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    There are many things, called risk factors, that affect your risk for type 2 diabetes and heart disease. Some of these you can change, like whether or not you smoke, and some you can't, like your age. It's important to know where you stand in your risk for diabetes and heart disease. Once you know your risk, you can take steps to lower your risk so you can lead a longer, healthier life.

    Either way, understanding and managing your risk can help you prevent diabetes and heart disease and live a longer, better life.

    Risk factors include:
    • Overweight
    • High blood glucose (sugar)
    • History of diabetes during pregnancy, called gestational diabetes (for women)
    • High blood pressure
    • Unhealthy cholesterol
    • Physical inactivity
    • Smoking
    • Unhealthy eating
    • Age, race, gender, and family history
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    A , Internal Medicine, answered
    Your blood glucose level is monitored by cells in your pancreas that are the lone producers of insulin, the hormone that transports glucose from the outside to the inside of your cells so your body can transform that glucose into usable energy.

    When the alarm sounds to make more insulin to help transport the extra blood glucose, the body can act like a chubby runner at the front of a marathon; it just can't keep up. It huffs and puffs and makes more insulin, but the demand is just too great.

    A person with type 2 diabetes has lost this glucose-insulin struggle. And so a vicious cycle begins: It made sense for us to store fat to survive when we were likely to have famines periodically or failed bison hunts, but today that fat causes insulin resistance, which makes us eat more, which causes more fat, which is associated with eating more, so we accumulate more fat, which causes more insulin resistance, and so on.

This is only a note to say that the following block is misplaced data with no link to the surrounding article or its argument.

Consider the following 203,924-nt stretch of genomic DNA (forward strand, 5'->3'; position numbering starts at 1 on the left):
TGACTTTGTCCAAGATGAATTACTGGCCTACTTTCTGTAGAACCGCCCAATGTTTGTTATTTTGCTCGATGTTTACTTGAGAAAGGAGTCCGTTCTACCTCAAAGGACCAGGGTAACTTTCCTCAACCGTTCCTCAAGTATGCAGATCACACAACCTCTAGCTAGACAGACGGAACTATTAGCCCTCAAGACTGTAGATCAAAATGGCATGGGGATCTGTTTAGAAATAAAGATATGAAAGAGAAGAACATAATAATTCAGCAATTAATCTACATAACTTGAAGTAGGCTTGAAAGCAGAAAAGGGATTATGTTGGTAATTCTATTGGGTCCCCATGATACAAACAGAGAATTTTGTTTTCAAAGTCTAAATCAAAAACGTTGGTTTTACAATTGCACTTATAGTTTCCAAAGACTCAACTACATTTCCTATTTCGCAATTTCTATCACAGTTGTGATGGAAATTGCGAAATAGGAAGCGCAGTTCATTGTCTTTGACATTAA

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    A , Fitness, answered
    The overproduction of insulin is one of the main factors that can lead to type 2 diabetes. When you eat foods loaded with sugar, your body produces extra insulin so that it can unlock cells and your body can use it for fuel. This is usually followed by a drop in blood sugar, which reignites the craving for more sugary foods. What’s created is a vicious cycle that wears out your cells -- so much so that they can eventually forget how to respond to insulin. This is what is known as insulin resistance, and once you have this, you’re well on your way to type 2 diabetes.

    A Harvard study confirmed the link between consumption of sugars and increased risk of diabetes. Research published in the journals of the American Heart Association and the American Diabetes Association described how visceral fat can begin to dump fatty acids and hormones directly into the liver, which causes it to produce too much glucose. Again, your body starts producing more insulin to try to manage the glucose. This cycle causes your body to become insulin resistant, which leads to type 2 diabetes. You see, even when your body’s response to insulin is broken, your pancreas will continue to produce it to make sure that your body is getting fuel, and this simply wears your pancreas out. When your pancreas no longer produces enough insulin, or your cells fail to respond to insulin, you’ve reached the diabetic state.

    When you have diabetes, you’re at risk for a long list of complications. According to the American Diabetes Association, you’re susceptible to vision loss, kidney
    disease, circulation problems, skin problems, depression, nerve damage, gum disease, heart disease and stroke. This means that although fewer people die from diabetes than the other two big killers (cancer and heart disease), life expectancy is cut short in those with type 2 diabetes -- by almost 15 years.

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    A , Pharmacy, answered
    Type 2 diabetes develops when cells start ignoring insulin. To understand why that matters, you need to understand that carbohydrates in food break down into glucose (sugar) during digestion. That glucose enters the bloodstream. Meanwhile, the pancreas produces the hormone insulin in response to the rise in blood glucose. Insulin is needed to "unlock," or open, the cells so that glucose can enter and be used for energy. When cells become insulin resistant, the pancreas struggles to make even more insulin. Eventually, the pancreas may not be able to make as much insulin as before, and blood sugar levels just get higher and higher.

    Heredity and lifestyle factors, such as being overweight and not exercising, increase your risk of developing type 2 diabetes.